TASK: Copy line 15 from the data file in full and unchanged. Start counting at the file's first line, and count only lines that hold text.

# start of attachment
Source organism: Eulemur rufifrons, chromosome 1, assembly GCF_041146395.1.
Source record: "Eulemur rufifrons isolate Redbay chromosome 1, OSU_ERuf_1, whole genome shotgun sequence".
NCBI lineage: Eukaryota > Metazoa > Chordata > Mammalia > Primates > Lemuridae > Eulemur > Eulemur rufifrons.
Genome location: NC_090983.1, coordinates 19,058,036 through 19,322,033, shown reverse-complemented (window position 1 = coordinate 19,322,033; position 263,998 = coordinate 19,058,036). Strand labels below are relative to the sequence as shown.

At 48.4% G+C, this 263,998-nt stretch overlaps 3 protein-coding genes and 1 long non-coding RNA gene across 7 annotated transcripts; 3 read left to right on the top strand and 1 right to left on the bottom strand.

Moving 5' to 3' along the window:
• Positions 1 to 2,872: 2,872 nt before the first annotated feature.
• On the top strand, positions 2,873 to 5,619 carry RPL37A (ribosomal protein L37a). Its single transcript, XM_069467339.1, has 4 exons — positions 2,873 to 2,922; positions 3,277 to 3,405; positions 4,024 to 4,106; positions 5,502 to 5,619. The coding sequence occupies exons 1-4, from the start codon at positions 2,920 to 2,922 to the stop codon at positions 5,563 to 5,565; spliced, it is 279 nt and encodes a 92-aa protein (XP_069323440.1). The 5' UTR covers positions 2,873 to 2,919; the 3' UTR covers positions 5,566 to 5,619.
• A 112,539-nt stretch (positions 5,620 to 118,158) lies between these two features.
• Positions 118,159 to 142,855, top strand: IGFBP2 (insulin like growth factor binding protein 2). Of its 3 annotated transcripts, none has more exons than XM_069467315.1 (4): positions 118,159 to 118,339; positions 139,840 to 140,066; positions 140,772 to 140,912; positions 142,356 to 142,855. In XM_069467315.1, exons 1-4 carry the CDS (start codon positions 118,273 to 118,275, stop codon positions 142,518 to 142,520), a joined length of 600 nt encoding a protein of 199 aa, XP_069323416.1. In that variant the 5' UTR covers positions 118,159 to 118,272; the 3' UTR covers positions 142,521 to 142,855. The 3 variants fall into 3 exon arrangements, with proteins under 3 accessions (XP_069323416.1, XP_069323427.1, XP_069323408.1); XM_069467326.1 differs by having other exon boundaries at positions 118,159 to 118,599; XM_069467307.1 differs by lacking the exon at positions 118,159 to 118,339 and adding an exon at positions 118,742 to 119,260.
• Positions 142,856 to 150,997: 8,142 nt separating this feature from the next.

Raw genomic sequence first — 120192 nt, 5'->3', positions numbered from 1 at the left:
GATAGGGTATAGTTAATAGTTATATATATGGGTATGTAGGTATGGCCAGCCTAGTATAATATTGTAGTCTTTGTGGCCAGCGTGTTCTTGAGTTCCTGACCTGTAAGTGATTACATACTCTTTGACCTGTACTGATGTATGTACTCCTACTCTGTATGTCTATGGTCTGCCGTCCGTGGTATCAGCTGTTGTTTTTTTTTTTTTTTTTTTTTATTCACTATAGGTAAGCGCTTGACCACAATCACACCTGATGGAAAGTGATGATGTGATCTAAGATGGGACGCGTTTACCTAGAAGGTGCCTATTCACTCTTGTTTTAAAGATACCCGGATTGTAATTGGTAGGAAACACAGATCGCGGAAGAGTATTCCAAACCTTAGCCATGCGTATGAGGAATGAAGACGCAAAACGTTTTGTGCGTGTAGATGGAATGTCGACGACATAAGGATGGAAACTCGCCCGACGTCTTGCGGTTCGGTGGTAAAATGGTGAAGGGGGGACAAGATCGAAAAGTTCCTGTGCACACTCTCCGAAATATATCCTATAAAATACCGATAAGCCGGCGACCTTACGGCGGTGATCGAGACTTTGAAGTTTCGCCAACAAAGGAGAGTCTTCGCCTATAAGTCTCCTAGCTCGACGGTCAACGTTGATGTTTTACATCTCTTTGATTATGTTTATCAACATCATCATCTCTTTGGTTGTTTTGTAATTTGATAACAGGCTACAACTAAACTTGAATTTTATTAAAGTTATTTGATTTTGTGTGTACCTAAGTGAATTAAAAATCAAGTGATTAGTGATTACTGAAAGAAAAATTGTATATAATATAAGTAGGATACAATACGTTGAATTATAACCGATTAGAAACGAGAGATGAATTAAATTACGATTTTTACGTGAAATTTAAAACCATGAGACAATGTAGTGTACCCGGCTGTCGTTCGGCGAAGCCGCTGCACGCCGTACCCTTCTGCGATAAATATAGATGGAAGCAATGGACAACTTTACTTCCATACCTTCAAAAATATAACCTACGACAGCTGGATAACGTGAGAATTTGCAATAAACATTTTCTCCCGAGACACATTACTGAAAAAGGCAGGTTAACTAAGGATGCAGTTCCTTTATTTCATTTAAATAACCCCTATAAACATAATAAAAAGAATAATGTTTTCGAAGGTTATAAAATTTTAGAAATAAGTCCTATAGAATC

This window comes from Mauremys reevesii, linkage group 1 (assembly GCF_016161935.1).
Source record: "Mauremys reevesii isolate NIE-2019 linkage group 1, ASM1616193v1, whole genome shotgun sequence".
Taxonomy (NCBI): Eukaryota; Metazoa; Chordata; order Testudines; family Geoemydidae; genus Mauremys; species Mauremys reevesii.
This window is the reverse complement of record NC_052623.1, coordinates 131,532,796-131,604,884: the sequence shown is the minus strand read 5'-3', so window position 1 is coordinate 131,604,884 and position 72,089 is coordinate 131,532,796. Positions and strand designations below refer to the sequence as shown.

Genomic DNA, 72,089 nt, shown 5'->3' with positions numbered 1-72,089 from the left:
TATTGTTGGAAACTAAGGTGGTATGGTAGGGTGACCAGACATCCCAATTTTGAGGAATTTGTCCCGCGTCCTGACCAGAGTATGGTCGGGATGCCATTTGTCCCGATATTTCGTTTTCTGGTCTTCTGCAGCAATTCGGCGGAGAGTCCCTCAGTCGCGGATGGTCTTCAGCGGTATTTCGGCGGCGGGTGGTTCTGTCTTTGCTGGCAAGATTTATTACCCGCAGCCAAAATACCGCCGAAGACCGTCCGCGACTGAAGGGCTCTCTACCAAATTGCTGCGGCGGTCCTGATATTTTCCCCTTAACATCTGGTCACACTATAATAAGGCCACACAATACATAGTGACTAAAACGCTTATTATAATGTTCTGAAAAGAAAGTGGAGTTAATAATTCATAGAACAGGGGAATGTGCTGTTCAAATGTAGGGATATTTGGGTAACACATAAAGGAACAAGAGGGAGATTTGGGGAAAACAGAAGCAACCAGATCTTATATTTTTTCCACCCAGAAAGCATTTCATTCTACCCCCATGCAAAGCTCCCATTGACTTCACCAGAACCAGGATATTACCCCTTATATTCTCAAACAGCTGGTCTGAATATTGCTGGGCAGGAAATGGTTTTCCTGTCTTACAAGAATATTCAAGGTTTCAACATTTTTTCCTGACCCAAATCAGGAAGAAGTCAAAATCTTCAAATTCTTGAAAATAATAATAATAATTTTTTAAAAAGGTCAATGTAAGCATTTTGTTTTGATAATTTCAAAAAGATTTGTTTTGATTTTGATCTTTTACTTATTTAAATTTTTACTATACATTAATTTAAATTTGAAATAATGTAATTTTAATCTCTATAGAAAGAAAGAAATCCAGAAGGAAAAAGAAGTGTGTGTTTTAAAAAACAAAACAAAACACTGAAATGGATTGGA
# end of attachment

Source record: "Mauremys reevesii isolate NIE-2019 linkage group 1, ASM1616193v1, whole genome shotgun sequence".